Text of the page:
Valentine’s Day hearts serve as a reminder of love to many; for others, they’re a reminder of an organ in need of more than a box of chocolates. Heart disease is the number one cause of death for both men and women, and often the number one topic of conversation in regards to the health of older adults. When it comes to combating heart disease, being aware of heart disease risk factors and the potential strategies for effective heart disease prevention is the first step toward a happier, healthier heart.

Heart Disease Risk Factors
The underlying cause of most heart diseases is a dangerous process involving a build-up of plaque on the walls of the arteries. Known as atherosclerosis, this build-up can lead to a number of problems as the plaque blocks blood flow to important parts of the body. Among many complications caused by atherosclerosis lies the most common type of heart disease, known as either coronary heart disease (CHD) or coronary artery disease (CAD). Significant risk factors for developing this disease and other forms of heart disease include diabetes, being overweight or obese, excessive consumption of alcohol, smoking, high blood pressure, high cholesterol, and a poor diet, according to the Centers for Disease Control (CDC).

Heart Disease Prevention
Heart disease prevention largely boils down to making lifestyle choices that limit or avoid these heart disease risk factors. This, of course, begins with being aware whether you’re already at risk for heart disease. Have a conversation with your doctor about how you can personally approach heart disease prevention, which may include seeing if you should be tested for diabetes, or finding out if your blood pressure, cholesterol, and triglyceride levels are within a healthy range. If these levels are not in a good place, your doctor can help put together a plan to change that. Such a plan should include quitting smoking if you do, maintaining a balanced diet, exercising frequently, and working towards a healthy weight, if necessary.

Over 600,000 Americans die from heart disease each year, and taking simple steps now is the best means of preventing future loss. Above all, heart disease prevention starts with acknowledgement of its danger, and continues with a conversation between you and your doctor. Get to the “heart of the matter” today with these first steps toward reducing your risk of heart disease.

What is the Best Cooking Oil for You?

Posted by in Mind and Spirit.

Nature’s oils are extracted from a variety of sources. Different types of cooking oil have unique flavors, smoke points and nutritional value. So what is the best cooking oil for you?

Extra-Virgin Olive Oil
It’s the Italian kitchen mainstay, and it should always be within arm’s reach in your kitchen, too. Extra-virgin olive oil is high in healthy fats and antioxidants, and its savory flavor pairs wonderfully with pastas, vegetables, poultry and fish. When you have olive oil, there’s no need to mess with fancy (and expensive) sauces or rubs for your steaks, either. Pat some extra-virgin olive oil onto your steak with some salt and pepper before grilling, and you’ll be set.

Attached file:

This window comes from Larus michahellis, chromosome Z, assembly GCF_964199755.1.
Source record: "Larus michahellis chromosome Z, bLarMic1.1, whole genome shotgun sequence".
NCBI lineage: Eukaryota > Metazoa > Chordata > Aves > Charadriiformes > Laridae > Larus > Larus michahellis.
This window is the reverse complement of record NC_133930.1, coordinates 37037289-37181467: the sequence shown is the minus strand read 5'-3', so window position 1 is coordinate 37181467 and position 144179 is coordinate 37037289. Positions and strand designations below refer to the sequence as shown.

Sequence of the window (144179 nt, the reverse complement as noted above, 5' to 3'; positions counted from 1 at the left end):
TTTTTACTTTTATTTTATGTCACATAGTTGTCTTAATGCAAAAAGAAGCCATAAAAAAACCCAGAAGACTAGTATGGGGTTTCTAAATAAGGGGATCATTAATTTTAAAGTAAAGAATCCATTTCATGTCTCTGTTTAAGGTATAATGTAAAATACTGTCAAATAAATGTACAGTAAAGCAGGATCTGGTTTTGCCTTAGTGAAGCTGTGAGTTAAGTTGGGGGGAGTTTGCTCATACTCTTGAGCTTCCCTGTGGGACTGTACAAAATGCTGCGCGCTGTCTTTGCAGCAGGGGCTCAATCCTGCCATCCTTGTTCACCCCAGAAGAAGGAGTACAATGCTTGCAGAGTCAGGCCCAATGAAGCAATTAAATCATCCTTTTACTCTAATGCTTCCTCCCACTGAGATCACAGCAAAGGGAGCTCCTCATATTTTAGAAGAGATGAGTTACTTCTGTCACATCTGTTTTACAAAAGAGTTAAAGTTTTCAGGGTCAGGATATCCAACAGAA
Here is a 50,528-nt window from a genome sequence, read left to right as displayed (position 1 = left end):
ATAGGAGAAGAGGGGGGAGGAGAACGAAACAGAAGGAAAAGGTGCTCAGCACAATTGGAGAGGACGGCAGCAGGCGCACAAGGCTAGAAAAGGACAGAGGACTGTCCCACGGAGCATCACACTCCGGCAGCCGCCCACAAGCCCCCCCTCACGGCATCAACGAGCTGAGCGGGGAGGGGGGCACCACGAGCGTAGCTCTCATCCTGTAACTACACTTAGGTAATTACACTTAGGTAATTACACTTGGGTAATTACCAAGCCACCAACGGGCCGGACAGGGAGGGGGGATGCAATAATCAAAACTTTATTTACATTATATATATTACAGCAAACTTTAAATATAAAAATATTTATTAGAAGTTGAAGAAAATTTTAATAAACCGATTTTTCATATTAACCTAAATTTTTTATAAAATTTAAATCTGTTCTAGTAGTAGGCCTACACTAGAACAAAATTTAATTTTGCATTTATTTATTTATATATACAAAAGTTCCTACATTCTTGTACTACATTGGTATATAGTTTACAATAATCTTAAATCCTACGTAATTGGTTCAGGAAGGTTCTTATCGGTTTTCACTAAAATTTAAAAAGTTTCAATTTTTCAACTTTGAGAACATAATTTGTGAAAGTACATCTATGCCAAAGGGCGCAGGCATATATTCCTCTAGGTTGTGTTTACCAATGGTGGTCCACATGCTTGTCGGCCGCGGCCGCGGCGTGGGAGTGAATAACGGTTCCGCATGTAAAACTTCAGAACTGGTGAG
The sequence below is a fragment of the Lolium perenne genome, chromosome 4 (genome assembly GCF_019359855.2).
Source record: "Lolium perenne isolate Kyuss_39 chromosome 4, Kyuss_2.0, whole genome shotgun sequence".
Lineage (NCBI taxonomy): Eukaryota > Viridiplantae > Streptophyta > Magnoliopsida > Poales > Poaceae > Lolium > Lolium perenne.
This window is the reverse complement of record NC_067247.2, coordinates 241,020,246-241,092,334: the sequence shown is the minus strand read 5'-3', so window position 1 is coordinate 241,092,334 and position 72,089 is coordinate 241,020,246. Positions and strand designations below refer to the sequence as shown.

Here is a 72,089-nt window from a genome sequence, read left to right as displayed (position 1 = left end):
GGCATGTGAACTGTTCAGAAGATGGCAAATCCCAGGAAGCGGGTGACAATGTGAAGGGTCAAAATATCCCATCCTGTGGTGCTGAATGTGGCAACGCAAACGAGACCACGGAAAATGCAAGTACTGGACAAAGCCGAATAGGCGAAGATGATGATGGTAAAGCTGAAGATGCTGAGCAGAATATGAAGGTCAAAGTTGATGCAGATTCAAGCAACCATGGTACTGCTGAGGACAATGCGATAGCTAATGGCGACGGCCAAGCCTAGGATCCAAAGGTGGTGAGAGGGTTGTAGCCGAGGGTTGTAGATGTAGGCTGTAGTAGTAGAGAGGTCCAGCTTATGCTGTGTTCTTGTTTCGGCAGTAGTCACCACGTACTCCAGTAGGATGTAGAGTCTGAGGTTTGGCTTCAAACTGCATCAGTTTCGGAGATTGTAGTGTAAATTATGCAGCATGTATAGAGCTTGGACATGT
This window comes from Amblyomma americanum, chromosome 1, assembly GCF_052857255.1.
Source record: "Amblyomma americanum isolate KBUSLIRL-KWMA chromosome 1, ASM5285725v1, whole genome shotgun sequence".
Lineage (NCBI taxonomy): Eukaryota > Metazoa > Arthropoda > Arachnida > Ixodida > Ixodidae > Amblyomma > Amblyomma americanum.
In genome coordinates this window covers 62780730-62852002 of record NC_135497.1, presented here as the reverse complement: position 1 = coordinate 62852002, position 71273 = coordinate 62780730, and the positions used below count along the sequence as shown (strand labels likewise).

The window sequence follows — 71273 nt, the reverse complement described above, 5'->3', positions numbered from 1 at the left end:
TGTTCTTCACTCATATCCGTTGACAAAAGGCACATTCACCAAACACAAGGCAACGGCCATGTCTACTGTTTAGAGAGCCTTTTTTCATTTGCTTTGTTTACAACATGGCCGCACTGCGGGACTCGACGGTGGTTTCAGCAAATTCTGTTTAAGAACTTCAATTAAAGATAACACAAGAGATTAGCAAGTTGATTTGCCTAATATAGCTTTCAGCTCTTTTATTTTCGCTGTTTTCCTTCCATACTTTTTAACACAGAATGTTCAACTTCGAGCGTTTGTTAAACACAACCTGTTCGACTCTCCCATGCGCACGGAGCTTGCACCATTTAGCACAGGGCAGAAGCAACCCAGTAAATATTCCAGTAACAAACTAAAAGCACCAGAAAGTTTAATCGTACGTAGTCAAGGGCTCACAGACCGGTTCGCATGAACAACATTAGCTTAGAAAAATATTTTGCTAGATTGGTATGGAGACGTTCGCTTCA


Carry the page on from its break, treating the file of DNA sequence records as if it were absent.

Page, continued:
Vegetable Oil

It’s not always obvious what the source of your vegetable oil is, until you check the label on the bottle. Most vegetable oils are derived from soy beans, but they could also be sourced from nuts, seeds and corn. Canola oil is itself a type of vegetable oil that is made from rapeseeds, and either canola or vegetable oil will always serve as a dependable and inexpensive standby in your pantry, should you run out of other more healthy oils. These oils have a very long shelf life, a high smoke point, and they can be used to cook just about anything. However, these types of cooking oils lack the antioxidants that are found in extra-virgin olive oil.

Peanut Oil
Peanut oil is the best cooking oil for roasting and pan-frying dishes at a high heat. Its high smoke point can handle the blazing temps, and peanut oil also packs a unique, healthful punch. The nutty oil contains phytosterols, which reduce your risk of heart disease.

Grapeseed Oil
Very high in heart-healthy polyunsaturated fats, including omega-3s and omega-6s, grapeseed oil has a mild flavor and high smoke point. It can be an excellent choice when firing up the wok for a stir-fry, but in-demand grapeseed oil can also put quite the dent in your wallet — so save this oil for special occasions.

Coconut Oil
Containing a high level of saturated fat, the oil of the coconut remains solid at room temperature, and it makes a healthy substitute for butter in your favorite recipes. Not only that, but coconut oil can be applied to the skin as a moisturizer, makeup remover, and an anti-inflammatory. For all its uses, a jar of coconut oil is a great addition to not only the kitchen, but your home.